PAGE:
In episode 81 of How To Matter, I stray from only offering one tip you can consider as you make a difference with people who make a difference to you. The article below serves as the handout for the episode. It’s all about crying over spilled milk. You soon get the idea just before I put the old dog in the truck and call it a day.
The toothpaste won’t go back into the tube.
I learned this important fact when I was about 6. I don’t remember how I managed to get the toothpaste out of the tube and all over me, the bathroom, and my new shirt. But I sure do remember there was no way to get it back into the tube before my mother asked the question all mothers ask. “What in the world do you think you are doing?” Since even at 6 I knew that telling her I was putting the toothpaste back into the tube was not going to cut it, I used every child’s standby reply, “Nothing!”
I have since come to understand the toothpaste principle applies to more than toothpaste. It also applies to harsh words, ill considered actions, bad decisions, and a lot of other opportunities that come and go, not to return. There are those times when we only get one chance to do it right. When we do it wrong with our families, friends, neighbors, and people at work, we can’t take it back. The best we can do is to try not to have too many things we wish we could take back or undo.
Almost anything is easier to get into than out of.
This is the deep water principle. Here is what happened.
I was 14 and at the stage where I was very interested in girls but not sure what to do about it. A couple of my buddies and I were at the beach and decided impressing 3 nearby young ladies would be our best approach. After a bit of adolescent posturing, we started swimming toward a floating platform 200 or so yards out. About halfway to our goal, the lifeguard swam up to me and told me I could not swim well enough to go farther. To add insult to injured pride, she swam beside me all the way back to the beach where the girls were very amused but not at all impressed.
This was very heavy stuff at 14. Mostly, it was embarrassing if not down right humiliating. The main thing I learned was it is not a good idea to get in over my head whether the goal is to swim farther than I can or to impress girls or anyone else for that matter. If for no other reason, there isn’t always a lifeguard to rescue me and I can no longer use being 14 as an excuse.
Since the day at the beach, I have learned that the deep water principle applies to more than swimming and girls. It also applies to things like going into debt, conflicts with people at home and work, bad habits and all those times when the little voice inside tries to warn me but I casually ignore it and dive in anyway.
The best shells are gone by 6:30.
Lest you think the only good stuff I’ve learned is about what not to do and being cautious, you also need to know about the sea shell principle. I was 32 by the time I learned this important truth.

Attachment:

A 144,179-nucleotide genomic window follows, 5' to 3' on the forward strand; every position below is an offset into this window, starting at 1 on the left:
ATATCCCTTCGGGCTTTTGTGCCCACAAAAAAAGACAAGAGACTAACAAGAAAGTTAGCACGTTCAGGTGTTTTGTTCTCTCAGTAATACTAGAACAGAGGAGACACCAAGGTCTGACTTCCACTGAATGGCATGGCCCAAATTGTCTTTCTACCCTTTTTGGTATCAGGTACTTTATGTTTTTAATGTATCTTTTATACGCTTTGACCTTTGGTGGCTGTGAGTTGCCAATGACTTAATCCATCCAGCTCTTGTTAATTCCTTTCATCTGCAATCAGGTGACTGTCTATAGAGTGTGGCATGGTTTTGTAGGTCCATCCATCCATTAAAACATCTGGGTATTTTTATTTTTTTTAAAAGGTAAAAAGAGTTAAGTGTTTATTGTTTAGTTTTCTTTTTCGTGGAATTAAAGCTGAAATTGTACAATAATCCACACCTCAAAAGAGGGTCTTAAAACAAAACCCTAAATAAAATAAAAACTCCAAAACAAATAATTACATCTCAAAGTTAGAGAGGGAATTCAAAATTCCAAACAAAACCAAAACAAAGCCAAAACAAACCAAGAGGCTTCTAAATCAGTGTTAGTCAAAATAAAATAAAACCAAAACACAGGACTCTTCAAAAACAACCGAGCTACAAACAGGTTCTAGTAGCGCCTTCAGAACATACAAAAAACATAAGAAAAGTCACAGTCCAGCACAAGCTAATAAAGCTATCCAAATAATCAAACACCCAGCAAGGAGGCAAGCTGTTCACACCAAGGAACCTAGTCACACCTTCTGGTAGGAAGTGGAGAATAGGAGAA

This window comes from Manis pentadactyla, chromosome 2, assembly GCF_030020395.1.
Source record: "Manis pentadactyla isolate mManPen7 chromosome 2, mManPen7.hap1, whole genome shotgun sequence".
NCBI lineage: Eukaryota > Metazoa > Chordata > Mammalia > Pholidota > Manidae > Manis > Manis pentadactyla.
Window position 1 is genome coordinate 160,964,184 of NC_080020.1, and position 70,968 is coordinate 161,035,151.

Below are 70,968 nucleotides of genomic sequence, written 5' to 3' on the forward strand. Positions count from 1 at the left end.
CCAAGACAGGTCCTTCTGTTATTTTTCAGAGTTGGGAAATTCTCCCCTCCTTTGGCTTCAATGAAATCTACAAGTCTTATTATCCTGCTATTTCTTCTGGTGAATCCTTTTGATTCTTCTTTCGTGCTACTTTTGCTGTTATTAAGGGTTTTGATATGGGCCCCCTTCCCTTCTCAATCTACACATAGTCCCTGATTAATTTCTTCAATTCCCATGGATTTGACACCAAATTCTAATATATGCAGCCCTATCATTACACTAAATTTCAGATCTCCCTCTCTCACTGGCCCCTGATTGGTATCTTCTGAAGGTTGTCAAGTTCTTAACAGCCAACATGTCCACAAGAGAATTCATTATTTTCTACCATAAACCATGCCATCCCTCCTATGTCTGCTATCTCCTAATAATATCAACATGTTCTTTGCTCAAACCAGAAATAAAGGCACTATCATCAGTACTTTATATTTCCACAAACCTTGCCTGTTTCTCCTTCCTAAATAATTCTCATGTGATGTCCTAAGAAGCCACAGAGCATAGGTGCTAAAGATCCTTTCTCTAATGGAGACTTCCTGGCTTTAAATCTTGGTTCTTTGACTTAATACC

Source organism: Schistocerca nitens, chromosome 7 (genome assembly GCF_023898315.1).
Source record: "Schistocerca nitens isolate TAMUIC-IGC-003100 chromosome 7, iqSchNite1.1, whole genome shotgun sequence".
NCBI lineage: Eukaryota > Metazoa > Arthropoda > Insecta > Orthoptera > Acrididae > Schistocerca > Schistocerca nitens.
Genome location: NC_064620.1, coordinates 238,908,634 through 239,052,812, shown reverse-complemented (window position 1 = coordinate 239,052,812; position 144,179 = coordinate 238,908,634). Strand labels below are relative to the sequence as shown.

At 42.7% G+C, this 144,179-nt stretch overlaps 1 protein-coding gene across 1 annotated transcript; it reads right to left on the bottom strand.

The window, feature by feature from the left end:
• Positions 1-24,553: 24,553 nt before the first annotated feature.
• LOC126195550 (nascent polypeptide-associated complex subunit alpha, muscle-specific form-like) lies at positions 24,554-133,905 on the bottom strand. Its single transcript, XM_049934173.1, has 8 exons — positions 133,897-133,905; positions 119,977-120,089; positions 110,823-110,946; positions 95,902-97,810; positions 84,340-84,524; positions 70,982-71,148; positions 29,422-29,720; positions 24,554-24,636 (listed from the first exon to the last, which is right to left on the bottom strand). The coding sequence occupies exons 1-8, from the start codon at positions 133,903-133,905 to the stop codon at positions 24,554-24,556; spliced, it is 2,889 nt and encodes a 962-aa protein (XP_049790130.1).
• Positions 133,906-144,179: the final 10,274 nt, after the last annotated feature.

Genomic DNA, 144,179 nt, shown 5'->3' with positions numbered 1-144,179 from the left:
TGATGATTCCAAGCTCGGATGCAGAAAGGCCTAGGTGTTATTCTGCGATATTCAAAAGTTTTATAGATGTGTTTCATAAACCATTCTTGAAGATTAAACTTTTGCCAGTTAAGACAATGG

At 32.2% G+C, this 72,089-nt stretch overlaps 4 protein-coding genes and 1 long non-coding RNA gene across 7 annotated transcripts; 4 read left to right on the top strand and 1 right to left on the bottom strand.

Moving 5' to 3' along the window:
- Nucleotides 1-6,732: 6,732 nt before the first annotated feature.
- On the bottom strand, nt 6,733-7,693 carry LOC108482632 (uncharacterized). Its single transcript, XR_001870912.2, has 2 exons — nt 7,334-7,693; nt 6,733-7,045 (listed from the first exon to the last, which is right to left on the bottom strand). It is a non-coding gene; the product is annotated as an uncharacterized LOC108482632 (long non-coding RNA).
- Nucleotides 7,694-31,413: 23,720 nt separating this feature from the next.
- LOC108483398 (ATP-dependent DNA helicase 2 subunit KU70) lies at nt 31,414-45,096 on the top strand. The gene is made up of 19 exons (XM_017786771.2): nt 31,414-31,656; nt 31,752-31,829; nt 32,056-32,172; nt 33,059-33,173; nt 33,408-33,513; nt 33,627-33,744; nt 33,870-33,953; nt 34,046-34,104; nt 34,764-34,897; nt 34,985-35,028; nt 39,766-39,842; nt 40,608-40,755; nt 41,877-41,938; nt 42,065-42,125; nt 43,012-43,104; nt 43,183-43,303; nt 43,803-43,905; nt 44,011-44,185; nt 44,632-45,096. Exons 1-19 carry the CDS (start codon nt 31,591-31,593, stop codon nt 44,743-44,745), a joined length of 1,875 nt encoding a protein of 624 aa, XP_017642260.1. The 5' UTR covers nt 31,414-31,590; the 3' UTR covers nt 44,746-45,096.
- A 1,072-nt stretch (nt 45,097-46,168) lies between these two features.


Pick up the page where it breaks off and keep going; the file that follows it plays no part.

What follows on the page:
I was visiting my grandfather in Florida and mostly enjoying the winter sunshine and good company. Grandpa showed me an exceptionally fine sea shell he found on the beach.
I said, “That was a bit of good luck, your finding that shell.” He smiled and replied, “Yes, it was good luck for a guy who was already on the beach and looking before 6:30. All the good shells are gone by then.”
This was an important lesson. Luck plays a big part in a lot of things. Luck has a role in whether our marriages work out, whether our children do well, whether we succeed with our jobs, and in almost every other aspect of our lives. Stuff happens and we cannot control everything.
At the same time, we can improve the odds. We can work on our marriages, look for opportunities to encourage and support our children and be alert for those chances to improve our situation. We can be on the beach before 6:30 and we can make the effort to succeed. We cannot control everything but can control a lot of what happens in our lives.
Mess with anything long enough and it’ll break.
I came by this insight the other day. Possibly you have known it all along. I either didn’t know or maybe I just keep forgetting. It does look like I would have already known since I still break things from time-to-time.
I find myself tinkering with this or adjusting that and you know how it goes. Tinker with it long enough and it’s time either to toss it into the trash or find someone who actually knows what they are doing. This is usually my wife. She can fix nearly anything and usually does not ask me, “What in the world do you think you are doing?” Let’s call this notion of messing with things until they break the “I’ll fix it myself principle.” We know that it applies to stuff around the house. I wonder if it also applies to relationship problems, troubles our children are having, conflicts with friends and to other personal difficulties we may have. What do you think? How often do we mess with our lives until they break instead of finding someone who knows how to help us?
A brief suggestion.
Based on these things I have learned, you may want to think about this.
• Try to keep your toothpaste in the tube.
• Try not to get in over your head into the deep water.
• As often as you can, be on the beach looking for sea shells before 6:30.
• For those things that really matter, “I’ll fix it myself,” may sometimes be worse than doing “Nothing!”